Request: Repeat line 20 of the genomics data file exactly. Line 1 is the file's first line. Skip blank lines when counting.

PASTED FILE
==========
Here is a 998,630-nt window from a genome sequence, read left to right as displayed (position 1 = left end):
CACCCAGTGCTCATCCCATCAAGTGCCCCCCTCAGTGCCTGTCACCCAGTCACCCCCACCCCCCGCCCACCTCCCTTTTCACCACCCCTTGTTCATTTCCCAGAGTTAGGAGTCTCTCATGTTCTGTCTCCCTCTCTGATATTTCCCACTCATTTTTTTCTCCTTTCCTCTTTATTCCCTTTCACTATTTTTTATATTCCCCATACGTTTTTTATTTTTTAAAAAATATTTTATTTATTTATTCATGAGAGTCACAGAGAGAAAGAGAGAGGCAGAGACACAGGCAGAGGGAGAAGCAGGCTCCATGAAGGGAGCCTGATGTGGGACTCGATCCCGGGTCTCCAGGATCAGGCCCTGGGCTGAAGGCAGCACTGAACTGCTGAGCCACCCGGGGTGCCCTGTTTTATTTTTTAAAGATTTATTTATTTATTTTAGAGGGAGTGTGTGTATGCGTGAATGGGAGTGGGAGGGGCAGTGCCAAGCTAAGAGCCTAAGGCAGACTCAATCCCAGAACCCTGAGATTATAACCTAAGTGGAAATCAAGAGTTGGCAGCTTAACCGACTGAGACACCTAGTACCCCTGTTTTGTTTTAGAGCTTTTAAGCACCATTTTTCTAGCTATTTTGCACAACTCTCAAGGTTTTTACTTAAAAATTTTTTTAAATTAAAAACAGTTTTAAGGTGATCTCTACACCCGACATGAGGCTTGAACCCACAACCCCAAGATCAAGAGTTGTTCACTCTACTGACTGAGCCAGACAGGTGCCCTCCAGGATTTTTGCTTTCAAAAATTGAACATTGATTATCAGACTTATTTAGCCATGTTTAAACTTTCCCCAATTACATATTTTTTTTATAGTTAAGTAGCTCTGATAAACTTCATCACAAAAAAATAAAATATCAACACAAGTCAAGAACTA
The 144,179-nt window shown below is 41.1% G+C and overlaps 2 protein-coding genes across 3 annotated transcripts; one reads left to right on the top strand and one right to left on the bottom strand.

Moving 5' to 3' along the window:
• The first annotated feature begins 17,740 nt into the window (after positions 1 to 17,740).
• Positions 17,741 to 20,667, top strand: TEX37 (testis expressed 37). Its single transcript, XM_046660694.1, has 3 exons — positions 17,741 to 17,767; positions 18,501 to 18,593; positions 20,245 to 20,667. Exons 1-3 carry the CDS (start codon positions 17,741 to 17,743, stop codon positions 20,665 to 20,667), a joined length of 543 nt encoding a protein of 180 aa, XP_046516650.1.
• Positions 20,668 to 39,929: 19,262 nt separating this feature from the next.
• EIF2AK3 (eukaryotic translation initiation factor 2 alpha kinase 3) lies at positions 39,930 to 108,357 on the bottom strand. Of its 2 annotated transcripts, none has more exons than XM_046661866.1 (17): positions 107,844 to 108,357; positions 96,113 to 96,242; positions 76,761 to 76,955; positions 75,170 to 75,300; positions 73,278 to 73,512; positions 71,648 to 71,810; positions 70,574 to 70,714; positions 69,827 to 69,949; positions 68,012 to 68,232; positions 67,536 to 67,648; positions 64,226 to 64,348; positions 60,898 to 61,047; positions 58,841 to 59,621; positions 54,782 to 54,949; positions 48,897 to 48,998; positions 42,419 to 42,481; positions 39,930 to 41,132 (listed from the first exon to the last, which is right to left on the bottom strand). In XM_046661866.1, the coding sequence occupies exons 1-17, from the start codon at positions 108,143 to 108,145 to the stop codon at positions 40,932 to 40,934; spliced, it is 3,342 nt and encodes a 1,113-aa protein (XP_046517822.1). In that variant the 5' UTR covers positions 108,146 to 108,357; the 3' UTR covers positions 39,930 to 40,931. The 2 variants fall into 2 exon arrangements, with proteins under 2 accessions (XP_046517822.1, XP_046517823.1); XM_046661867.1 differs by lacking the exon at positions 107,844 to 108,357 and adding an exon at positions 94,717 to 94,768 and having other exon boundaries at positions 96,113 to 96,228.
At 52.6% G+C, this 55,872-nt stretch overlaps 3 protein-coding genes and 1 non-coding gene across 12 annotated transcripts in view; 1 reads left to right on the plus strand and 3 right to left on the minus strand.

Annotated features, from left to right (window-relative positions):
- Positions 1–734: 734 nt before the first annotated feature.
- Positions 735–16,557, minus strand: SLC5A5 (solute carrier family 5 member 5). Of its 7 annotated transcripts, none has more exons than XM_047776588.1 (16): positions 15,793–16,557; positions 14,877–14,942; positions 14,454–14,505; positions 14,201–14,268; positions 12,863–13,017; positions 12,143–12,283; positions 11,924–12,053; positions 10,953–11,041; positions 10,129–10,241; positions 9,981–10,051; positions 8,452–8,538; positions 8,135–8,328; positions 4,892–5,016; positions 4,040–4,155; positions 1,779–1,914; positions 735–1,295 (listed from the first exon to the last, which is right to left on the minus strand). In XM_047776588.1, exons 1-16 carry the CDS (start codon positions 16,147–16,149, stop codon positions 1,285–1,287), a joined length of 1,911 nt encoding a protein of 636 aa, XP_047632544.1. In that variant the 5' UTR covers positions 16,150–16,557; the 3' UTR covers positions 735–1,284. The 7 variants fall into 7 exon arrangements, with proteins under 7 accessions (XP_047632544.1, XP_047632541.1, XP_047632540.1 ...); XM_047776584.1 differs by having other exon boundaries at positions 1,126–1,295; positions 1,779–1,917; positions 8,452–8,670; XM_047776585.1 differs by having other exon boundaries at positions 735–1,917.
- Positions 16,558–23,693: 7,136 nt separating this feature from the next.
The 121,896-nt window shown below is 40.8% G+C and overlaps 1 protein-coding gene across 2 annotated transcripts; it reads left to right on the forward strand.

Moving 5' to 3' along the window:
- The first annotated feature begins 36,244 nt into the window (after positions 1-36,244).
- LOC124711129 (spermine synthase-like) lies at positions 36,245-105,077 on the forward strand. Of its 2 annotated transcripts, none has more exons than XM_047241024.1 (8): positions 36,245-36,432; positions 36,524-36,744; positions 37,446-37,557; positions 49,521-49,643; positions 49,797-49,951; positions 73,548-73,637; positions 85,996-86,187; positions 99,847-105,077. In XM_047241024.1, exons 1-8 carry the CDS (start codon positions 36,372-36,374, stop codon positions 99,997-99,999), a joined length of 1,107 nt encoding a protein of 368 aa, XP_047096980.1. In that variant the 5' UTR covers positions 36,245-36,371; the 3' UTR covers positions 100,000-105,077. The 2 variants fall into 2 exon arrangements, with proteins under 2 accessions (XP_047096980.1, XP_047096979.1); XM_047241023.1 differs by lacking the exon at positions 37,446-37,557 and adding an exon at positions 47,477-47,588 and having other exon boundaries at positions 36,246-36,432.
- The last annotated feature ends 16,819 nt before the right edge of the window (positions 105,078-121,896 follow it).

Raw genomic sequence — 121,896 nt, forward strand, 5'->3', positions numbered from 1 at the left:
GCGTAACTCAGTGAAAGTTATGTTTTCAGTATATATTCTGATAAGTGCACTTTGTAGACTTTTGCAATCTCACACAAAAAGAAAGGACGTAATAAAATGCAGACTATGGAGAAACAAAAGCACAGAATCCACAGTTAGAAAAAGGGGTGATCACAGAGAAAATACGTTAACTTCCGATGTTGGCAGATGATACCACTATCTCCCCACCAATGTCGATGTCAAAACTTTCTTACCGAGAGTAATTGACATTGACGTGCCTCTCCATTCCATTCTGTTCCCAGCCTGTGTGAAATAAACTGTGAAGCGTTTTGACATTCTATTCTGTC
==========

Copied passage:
GCGTAACTCAGTGAAAGTTATGTTTTCAGTATATATTCTGATAAGTGCACTTTGTAGACTTTTGCAATCTCACACAAAAAGAAAGGACGTAATAAAATGCAGACTATGGAGAAACAAAAGCACAGAATCCACAGTTAGAAAAAGGGGTGATCACAGAGAAAATACGTTAACTTCCGATGTTGGCAGATGATACCACTATCTCCCCACCAATGTCGATGTCAAAACTTTCTTACCGAGAGTAATTGACATTGACGTGCCTCTCCATTCCATTCTGTTCCCAGCCTGTGTGAAATAAACTGTGAAGCGTTTTGACATTCTATTCTGTC